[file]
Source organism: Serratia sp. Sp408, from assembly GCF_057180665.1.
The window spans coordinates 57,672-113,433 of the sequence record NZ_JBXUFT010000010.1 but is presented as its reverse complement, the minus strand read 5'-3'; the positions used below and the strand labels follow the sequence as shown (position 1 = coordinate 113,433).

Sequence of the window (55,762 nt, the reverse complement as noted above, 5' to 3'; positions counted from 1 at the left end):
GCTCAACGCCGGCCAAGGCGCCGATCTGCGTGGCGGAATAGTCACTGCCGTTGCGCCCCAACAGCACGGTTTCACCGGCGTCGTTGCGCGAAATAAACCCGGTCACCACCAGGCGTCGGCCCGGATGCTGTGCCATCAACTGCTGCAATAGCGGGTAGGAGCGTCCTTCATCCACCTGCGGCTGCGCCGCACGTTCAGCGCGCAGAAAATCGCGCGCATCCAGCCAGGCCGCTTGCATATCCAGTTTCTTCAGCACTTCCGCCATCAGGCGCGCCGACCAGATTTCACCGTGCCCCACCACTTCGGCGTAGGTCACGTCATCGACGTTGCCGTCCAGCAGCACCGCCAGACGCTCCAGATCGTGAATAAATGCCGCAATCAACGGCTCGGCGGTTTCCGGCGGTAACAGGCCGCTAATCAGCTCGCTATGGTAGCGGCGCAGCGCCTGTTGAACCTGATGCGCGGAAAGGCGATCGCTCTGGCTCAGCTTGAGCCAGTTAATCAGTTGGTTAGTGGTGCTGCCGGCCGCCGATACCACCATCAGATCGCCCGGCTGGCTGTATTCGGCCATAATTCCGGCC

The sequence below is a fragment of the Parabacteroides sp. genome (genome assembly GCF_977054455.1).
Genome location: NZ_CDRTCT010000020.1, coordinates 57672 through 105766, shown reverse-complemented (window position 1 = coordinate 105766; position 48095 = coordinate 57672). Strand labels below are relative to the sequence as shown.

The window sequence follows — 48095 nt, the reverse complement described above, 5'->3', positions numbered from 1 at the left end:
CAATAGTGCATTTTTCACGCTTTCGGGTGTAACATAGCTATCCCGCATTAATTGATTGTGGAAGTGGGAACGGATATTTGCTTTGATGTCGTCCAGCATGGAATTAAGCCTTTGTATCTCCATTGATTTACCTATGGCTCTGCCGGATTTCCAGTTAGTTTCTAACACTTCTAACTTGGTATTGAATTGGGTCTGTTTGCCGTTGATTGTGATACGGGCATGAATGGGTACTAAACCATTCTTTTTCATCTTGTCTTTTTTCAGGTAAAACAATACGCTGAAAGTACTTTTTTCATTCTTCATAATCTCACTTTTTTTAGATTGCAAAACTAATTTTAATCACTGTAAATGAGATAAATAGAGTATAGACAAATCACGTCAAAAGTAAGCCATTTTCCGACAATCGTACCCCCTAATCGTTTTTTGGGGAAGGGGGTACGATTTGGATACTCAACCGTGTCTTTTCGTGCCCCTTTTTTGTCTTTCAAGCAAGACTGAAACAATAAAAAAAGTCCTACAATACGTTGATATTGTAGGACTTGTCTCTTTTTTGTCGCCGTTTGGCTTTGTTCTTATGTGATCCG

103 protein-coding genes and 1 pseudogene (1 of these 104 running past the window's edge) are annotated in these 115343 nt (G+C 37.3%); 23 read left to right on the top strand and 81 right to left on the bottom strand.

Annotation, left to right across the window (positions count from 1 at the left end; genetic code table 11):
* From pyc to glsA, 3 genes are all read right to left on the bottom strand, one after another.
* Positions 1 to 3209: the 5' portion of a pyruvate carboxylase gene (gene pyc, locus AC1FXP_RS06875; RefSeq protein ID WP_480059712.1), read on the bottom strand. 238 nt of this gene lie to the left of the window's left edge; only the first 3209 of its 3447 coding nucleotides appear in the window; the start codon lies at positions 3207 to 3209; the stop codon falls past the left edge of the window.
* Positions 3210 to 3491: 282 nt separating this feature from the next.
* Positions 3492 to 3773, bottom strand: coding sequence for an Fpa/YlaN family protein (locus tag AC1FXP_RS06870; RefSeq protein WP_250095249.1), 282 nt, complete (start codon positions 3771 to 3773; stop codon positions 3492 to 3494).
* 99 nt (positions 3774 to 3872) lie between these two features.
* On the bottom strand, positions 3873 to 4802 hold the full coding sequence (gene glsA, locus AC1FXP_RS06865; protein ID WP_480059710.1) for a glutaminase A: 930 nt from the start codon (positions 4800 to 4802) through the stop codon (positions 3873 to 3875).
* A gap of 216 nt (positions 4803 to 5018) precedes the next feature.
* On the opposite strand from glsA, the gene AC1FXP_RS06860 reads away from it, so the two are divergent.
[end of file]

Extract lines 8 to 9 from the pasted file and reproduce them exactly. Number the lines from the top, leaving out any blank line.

CAATAGTGCATTTTTCACGCTTTCGGGTGTAACATAGCTATCCCGCATTAATTGATTGTGGAAGTGGGAACGGATATTTGCTTTGATGTCGTCCAGCATGGAATTAAGCCTTTGTATCTCCATTGATTTACCTATGGCTCTGCCGGATTTCCAGTTAGTTTCTAACACTTCTAACTTGGTATTGAATTGGGTCTGTTTGCCGTTGATTGTGATACGGGCATGAATGGGTACTAAACCATTCTTTTTCATCTTGTCTTTTTTCAGGTAAAACAATACGCTGAAAGTACTTTTTTCATTCTTCATAATCTCACTTTTTTTAGATTGCAAAACTAATTTTAATCACTGTAAATGAGATAAATAGAGTATAGACAAATCACGTCAAAAGTAAGCCATTTTCCGACAATCGTACCCCCTAATCGTTTTTTGGGGAAGGGGGTACGATTTGGATACTCAACCGTGTCTTTTCGTGCCCCTTTTTTGTCTTTCAAGCAAGACTGAAACAATAAAAAAAGTCCTACAATACGTTGATATTGTAGGACTTGTCTCTTTTTTGTCGCCGTTTGGCTTTGTTCTTATGTGATCCG

103 protein-coding genes and 1 pseudogene (1 of these 104 running past the window's edge) are annotated in these 115343 nt (G+C 37.3%); 23 read left to right on the top strand and 81 right to left on the bottom strand.